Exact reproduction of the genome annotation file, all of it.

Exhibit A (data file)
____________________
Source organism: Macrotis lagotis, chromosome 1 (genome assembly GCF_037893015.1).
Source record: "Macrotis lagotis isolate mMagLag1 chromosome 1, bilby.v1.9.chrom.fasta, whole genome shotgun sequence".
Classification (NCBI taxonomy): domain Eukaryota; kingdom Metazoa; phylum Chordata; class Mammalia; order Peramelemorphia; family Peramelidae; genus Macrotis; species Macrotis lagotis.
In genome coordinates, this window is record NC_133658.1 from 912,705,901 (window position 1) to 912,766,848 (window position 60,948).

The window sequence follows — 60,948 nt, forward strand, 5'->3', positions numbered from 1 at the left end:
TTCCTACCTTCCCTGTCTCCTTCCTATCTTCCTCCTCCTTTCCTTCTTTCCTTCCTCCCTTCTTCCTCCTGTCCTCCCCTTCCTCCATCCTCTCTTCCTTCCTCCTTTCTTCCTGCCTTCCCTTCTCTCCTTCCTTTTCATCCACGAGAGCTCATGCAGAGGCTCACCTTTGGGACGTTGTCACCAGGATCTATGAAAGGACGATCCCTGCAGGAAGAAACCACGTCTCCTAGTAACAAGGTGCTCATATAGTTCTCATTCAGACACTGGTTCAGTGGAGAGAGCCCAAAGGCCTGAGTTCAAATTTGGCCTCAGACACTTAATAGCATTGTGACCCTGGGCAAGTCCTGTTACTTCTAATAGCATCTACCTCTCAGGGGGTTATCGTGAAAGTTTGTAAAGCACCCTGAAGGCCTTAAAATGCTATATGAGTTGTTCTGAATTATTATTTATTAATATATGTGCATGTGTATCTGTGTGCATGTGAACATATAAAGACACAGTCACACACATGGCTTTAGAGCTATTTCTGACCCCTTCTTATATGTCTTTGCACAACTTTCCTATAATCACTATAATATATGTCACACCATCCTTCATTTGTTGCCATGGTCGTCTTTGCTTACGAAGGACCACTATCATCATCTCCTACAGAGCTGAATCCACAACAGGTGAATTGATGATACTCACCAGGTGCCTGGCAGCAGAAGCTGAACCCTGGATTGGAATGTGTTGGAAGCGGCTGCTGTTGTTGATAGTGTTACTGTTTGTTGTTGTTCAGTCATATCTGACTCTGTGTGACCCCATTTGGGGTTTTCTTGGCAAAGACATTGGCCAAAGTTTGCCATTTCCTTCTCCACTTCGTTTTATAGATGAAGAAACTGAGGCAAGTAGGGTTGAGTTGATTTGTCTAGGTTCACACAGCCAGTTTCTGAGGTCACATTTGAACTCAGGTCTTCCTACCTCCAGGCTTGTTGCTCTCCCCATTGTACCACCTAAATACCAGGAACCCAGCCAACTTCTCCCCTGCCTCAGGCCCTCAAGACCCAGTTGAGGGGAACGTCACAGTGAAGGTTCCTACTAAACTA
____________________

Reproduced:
Source organism: Macrotis lagotis, chromosome 1 (genome assembly GCF_037893015.1).
Source record: "Macrotis lagotis isolate mMagLag1 chromosome 1, bilby.v1.9.chrom.fasta, whole genome shotgun sequence".
Classification (NCBI taxonomy): domain Eukaryota; kingdom Metazoa; phylum Chordata; class Mammalia; order Peramelemorphia; family Peramelidae; genus Macrotis; species Macrotis lagotis.
In genome coordinates, this window is record NC_133658.1 from 912,705,901 (window position 1) to 912,766,848 (window position 60,948).

The window sequence follows — 60,948 nt, forward strand, 5'->3', positions numbered from 1 at the left end:
TTCCTACCTTCCCTGTCTCCTTCCTATCTTCCTCCTCCTTTCCTTCTTTCCTTCCTCCCTTCTTCCTCCTGTCCTCCCCTTCCTCCATCCTCTCTTCCTTCCTCCTTTCTTCCTGCCTTCCCTTCTCTCCTTCCTTTTCATCCACGAGAGCTCATGCAGAGGCTCACCTTTGGGACGTTGTCACCAGGATCTATGAAAGGACGATCCCTGCAGGAAGAAACCACGTCTCCTAGTAACAAGGTGCTCATATAGTTCTCATTCAGACACTGGTTCAGTGGAGAGAGCCCAAAGGCCTGAGTTCAAATTTGGCCTCAGACACTTAATAGCATTGTGACCCTGGGCAAGTCCTGTTACTTCTAATAGCATCTACCTCTCAGGGGGTTATCGTGAAAGTTTGTAAAGCACCCTGAAGGCCTTAAAATGCTATATGAGTTGTTCTGAATTATTATTTATTAATATATGTGCATGTGTATCTGTGTGCATGTGAACATATAAAGACACAGTCACACACATGGCTTTAGAGCTATTTCTGACCCCTTCTTATATGTCTTTGCACAACTTTCCTATAATCACTATAATATATGTCACACCATCCTTCATTTGTTGCCATGGTCGTCTTTGCTTACGAAGGACCACTATCATCATCTCCTACAGAGCTGAATCCACAACAGGTGAATTGATGATACTCACCAGGTGCCTGGCAGCAGAAGCTGAACCCTGGATTGGAATGTGTTGGAAGCGGCTGCTGTTGTTGATAGTGTTACTGTTTGTTGTTGTTCAGTCATATCTGACTCTGTGTGACCCCATTTGGGGTTTTCTTGGCAAAGACATTGGCCAAAGTTTGCCATTTCCTTCTCCACTTCGTTTTATAGATGAAGAAACTGAGGCAAGTAGGGTTGAGTTGATTTGTCTAGGTTCACACAGCCAGTTTCTGAGGTCACATTTGAACTCAGGTCTTCCTACCTCCAGGCTTGTTGCTCTCCCCATTGTACCACCTAAATACCAGGAACCCAGCCAACTTCTCCCCTGCCTCAGGCCCTCAAGACCCAGTTGAGGGGAACGTCACAGTGAAGGTTCCTACTAAACTA